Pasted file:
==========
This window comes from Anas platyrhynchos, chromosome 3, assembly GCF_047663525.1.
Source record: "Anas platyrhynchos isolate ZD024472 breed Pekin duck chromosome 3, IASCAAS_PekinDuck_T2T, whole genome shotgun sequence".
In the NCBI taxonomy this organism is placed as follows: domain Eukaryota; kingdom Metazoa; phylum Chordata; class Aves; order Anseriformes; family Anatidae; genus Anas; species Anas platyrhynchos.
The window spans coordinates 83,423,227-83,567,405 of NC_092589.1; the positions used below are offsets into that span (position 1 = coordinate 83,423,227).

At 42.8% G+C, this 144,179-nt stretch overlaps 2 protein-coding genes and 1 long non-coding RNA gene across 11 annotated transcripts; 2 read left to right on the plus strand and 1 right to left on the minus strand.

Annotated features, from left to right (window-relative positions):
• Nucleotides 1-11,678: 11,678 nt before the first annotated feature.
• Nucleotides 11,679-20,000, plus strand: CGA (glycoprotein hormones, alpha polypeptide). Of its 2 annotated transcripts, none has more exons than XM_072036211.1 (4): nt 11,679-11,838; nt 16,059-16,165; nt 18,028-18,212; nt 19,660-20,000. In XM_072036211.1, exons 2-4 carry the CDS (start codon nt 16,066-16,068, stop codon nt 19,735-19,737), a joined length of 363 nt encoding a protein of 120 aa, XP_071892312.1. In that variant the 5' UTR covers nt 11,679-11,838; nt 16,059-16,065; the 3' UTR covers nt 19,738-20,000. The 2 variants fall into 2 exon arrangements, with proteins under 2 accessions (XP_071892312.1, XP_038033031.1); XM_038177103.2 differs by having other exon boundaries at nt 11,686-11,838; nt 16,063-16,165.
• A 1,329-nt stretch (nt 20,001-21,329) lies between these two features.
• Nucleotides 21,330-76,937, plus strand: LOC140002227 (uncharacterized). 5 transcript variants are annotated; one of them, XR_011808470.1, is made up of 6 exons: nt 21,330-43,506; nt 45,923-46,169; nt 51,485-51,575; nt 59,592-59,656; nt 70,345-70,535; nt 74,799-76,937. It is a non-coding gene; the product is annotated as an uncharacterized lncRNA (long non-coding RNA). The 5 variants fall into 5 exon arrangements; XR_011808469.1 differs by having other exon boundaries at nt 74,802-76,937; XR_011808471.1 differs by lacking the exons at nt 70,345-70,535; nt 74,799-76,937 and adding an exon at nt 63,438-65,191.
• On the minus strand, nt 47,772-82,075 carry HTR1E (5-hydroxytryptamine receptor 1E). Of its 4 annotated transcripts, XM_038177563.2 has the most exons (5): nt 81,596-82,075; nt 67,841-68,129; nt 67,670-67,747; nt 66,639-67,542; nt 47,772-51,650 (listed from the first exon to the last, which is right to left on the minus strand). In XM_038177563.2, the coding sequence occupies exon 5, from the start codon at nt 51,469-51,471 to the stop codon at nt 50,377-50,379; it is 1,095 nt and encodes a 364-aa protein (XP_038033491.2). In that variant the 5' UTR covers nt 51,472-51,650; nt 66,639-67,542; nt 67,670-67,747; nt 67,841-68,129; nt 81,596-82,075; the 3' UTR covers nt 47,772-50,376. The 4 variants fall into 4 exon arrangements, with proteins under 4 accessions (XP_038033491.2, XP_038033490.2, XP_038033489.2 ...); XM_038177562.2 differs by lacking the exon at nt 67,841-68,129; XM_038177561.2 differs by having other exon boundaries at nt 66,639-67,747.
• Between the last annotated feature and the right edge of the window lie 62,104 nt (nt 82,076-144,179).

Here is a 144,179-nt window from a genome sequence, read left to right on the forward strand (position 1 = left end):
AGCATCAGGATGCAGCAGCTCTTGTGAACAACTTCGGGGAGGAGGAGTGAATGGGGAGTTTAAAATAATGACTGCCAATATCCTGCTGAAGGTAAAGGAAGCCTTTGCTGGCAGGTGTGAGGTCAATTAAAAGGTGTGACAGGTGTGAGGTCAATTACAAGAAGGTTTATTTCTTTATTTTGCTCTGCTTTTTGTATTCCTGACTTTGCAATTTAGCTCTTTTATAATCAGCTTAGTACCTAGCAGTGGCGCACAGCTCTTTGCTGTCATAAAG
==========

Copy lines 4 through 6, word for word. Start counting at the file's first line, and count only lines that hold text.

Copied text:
The window spans coordinates 83,423,227-83,567,405 of NC_092589.1; the positions used below are offsets into that span (position 1 = coordinate 83,423,227).

At 42.8% G+C, this 144,179-nt stretch overlaps 2 protein-coding genes and 1 long non-coding RNA gene across 11 annotated transcripts; 2 read left to right on the plus strand and 1 right to left on the minus strand.

Annotated features, from left to right (window-relative positions):